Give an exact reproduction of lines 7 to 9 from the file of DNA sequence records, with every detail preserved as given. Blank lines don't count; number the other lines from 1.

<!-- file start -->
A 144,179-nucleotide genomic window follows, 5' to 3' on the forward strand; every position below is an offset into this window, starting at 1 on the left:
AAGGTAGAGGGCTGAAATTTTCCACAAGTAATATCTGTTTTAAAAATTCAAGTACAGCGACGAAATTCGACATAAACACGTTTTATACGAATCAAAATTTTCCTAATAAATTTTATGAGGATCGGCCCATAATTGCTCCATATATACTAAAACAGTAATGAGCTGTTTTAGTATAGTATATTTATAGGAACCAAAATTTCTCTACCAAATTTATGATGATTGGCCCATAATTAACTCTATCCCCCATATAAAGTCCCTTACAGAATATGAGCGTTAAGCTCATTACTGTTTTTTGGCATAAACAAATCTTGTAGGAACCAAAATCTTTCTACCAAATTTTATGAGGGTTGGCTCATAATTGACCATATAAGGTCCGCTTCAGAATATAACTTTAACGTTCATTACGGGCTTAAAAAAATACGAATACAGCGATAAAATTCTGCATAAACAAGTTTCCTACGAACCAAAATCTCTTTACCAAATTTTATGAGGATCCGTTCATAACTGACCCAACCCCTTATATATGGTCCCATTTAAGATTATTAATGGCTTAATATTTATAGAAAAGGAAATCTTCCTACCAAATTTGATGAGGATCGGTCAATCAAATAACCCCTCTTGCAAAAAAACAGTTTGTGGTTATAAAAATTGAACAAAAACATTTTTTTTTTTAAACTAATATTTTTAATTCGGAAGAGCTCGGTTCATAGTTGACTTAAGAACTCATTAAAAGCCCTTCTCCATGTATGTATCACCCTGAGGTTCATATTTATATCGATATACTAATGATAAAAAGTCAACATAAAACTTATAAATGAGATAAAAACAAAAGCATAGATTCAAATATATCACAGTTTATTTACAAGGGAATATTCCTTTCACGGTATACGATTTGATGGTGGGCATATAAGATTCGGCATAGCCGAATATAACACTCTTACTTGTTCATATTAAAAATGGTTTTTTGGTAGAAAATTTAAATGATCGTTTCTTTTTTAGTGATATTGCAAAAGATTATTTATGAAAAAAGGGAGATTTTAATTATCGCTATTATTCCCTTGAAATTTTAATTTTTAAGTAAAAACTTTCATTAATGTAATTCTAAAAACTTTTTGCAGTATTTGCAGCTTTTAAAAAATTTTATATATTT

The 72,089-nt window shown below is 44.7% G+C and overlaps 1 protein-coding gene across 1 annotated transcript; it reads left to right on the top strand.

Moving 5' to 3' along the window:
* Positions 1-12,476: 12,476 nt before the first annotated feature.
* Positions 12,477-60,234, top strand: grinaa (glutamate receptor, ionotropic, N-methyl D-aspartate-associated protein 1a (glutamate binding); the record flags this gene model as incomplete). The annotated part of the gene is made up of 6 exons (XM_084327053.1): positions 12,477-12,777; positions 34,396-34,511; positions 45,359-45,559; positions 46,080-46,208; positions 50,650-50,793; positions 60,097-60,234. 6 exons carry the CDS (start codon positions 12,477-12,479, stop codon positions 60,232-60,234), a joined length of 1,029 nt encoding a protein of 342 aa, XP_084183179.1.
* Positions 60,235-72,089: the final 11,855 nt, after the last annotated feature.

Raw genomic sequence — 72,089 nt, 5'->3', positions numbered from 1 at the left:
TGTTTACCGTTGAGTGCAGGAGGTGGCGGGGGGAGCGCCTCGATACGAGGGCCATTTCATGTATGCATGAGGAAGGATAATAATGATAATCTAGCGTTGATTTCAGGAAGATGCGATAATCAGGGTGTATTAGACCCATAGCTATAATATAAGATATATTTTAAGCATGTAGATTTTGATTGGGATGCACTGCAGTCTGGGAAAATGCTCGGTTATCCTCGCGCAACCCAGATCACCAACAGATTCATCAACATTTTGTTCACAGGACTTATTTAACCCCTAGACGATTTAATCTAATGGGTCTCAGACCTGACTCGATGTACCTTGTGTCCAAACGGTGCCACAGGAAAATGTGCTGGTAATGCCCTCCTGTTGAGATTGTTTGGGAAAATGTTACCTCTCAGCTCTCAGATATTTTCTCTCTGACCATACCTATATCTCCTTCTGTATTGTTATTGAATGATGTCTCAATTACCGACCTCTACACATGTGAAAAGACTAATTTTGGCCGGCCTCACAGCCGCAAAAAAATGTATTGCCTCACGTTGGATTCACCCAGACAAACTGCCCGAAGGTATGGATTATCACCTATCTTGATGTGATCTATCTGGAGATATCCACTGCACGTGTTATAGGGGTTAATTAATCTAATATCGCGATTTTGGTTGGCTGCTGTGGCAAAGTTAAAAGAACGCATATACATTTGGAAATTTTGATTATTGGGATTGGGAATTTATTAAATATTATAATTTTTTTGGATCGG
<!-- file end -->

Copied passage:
* Positions 60,235-72,089: the final 11,855 nt, after the last annotated feature.

Raw genomic sequence — 72,089 nt, 5'->3', positions numbered from 1 at the left:
TGTTTACCGTTGAGTGCAGGAGGTGGCGGGGGGAGCGCCTCGATACGAGGGCCATTTCATGTATGCATGAGGAAGGATAATAATGATAATCTAGCGTTGATTTCAGGAAGATGCGATAATCAGGGTGTATTAGACCCATAGCTATAATATAAGATATATTTTAAGCATGTAGATTTTGATTGGGATGCACTGCAGTCTGGGAAAATGCTCGGTTATCCTCGCGCAACCCAGATCACCAACAGATTCATCAACATTTTGTTCACAGGACTTATTTAACCCCTAGACGATTTAATCTAATGGGTCTCAGACCTGACTCGATGTACCTTGTGTCCAAACGGTGCCACAGGAAAATGTGCTGGTAATGCCCTCCTGTTGAGATTGTTTGGGAAAATGTTACCTCTCAGCTCTCAGATATTTTCTCTCTGACCATACCTATATCTCCTTCTGTATTGTTATTGAATGATGTCTCAATTACCGACCTCTACACATGTGAAAAGACTAATTTTGGCCGGCCTCACAGCCGCAAAAAAATGTATTGCCTCACGTTGGATTCACCCAGACAAACTGCCCGAAGGTATGGATTATCACCTATCTTGATGTGATCTATCTGGAGATATCCACTGCACGTGTTATAGGGGTTAATTAATCTAATATCGCGATTTTGGTTGGCTGCTGTGGCAAAGTTAAAAGAACGCATATACATTTGGAAATTTTGATTATTGGGATTGGGAATTTATTAAATATTATAATTTTTTTGGATCGG